Fast-tracked adoption of second-generation resistant maize varieties key to managing maize lethal necrosis in Africa
New lines of CIMMYT-derived maize show increased resistance to maize lethal necrosis (MLN) disease. Their rapid adoption, along with sustained monitoring and prevention efforts, are crucial to preventing another outbreak, argues a new report.
Source: Kenya Broadcasting Company (5 Oct 2020)
CIMMYT and partners are supporting the commercial seed sector to produce seed free from the maize cause of maize lethal necrosis.
An early indication of parental lines with potential to tolerate or resist Striga, is showing “light at the end of the tunnel” for farmers battling the nutrient-sucking monster.
Experts reflect on the successful efforts to limit the spread of maize lethal necrosis across eastern and southern Africa.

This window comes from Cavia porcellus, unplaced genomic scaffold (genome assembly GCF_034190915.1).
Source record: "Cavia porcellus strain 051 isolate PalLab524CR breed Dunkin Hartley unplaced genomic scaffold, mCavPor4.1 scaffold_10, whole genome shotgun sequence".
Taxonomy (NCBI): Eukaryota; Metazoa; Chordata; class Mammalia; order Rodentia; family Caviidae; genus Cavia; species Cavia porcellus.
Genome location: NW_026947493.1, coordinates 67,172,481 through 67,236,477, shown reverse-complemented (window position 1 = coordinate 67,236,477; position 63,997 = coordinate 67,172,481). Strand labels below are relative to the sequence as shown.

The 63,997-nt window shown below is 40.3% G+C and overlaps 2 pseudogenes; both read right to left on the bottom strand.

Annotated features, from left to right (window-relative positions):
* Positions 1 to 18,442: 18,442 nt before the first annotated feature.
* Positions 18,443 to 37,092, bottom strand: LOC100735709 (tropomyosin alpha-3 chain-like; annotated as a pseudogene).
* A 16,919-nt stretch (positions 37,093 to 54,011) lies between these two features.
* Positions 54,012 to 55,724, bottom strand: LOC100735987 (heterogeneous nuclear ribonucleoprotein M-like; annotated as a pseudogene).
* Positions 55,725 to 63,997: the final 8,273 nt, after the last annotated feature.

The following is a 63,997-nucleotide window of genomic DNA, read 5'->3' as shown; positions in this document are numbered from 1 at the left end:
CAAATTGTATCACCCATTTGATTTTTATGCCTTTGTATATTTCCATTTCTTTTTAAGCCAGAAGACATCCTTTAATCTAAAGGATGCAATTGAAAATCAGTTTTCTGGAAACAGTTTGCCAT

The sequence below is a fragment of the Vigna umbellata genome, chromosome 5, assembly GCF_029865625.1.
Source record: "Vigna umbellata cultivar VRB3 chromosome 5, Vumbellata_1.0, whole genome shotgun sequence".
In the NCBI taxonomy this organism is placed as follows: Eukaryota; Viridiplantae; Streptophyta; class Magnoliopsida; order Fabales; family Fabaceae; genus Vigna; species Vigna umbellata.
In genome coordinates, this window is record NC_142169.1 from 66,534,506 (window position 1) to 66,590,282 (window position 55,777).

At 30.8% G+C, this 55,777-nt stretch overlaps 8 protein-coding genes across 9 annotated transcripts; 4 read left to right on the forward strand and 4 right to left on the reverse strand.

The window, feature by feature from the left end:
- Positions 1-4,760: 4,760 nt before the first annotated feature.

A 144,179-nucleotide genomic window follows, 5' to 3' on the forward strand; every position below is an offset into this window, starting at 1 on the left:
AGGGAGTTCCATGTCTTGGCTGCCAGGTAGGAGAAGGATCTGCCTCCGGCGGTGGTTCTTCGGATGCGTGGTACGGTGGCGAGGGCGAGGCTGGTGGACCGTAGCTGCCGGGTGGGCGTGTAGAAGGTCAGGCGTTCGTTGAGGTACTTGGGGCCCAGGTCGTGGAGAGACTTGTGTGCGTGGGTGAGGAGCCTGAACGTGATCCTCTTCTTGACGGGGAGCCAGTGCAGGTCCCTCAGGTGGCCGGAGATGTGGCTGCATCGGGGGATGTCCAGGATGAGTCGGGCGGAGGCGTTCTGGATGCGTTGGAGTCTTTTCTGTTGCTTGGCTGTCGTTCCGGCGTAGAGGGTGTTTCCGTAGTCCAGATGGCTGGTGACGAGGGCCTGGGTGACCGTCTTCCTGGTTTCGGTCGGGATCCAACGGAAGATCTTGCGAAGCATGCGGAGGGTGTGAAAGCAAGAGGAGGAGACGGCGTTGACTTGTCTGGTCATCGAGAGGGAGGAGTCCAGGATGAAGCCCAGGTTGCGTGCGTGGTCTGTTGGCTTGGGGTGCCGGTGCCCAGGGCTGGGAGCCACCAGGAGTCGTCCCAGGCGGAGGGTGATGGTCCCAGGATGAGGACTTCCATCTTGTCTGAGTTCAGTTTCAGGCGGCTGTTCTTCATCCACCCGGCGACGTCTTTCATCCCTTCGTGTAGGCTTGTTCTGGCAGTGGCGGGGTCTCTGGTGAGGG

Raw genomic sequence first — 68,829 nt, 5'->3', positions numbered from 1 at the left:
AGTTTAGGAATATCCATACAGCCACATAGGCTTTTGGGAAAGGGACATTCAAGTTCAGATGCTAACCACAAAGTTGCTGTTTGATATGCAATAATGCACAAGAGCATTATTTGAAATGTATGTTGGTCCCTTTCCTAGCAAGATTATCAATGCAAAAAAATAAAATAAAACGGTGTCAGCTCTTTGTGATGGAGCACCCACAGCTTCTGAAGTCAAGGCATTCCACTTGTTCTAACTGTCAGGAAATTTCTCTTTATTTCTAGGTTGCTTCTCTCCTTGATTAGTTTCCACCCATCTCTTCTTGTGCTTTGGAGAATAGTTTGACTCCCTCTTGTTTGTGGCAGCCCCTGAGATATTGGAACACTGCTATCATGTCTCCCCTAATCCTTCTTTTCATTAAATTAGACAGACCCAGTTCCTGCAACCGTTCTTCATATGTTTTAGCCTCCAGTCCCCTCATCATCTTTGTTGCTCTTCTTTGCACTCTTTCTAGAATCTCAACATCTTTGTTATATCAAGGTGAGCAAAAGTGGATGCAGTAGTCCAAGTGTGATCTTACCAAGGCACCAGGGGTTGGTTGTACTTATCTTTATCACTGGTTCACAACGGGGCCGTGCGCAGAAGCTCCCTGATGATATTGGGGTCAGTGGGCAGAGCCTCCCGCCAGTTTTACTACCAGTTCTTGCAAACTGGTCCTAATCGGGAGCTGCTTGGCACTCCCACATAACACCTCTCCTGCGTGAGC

CIMMYT supports seed company partners in enhancing their capacity to produce foundation and certified seed.
MARS is helping maize breeders develop higher yielding and drought-tolerant improved varieties faster than ever before, according to a recent study from CIMMYT scientists.
Smallholder farmers in South Africa can now access and grow new maize varieties with transgenic resistance to stem borers, the most damaging insect pest of maize.
Sam Olum started commercial maize farming three years ago in Lira District, situated approximately 340 km north of Uganda’s capital, Kampala.
For the first time, transgenic maize hybrids that combine insect resistance and drought tolerance have been harvested from confined field trials.
The Striga weed is one of the leading causes of crop loss in western Kenya, a significant dent to farmers’ livelihoods and major hindrance to food security in the area.
From the field to the laboratory, new technology plays a major part in the international effort to develop seeds and cropping systems that will help achieve food security.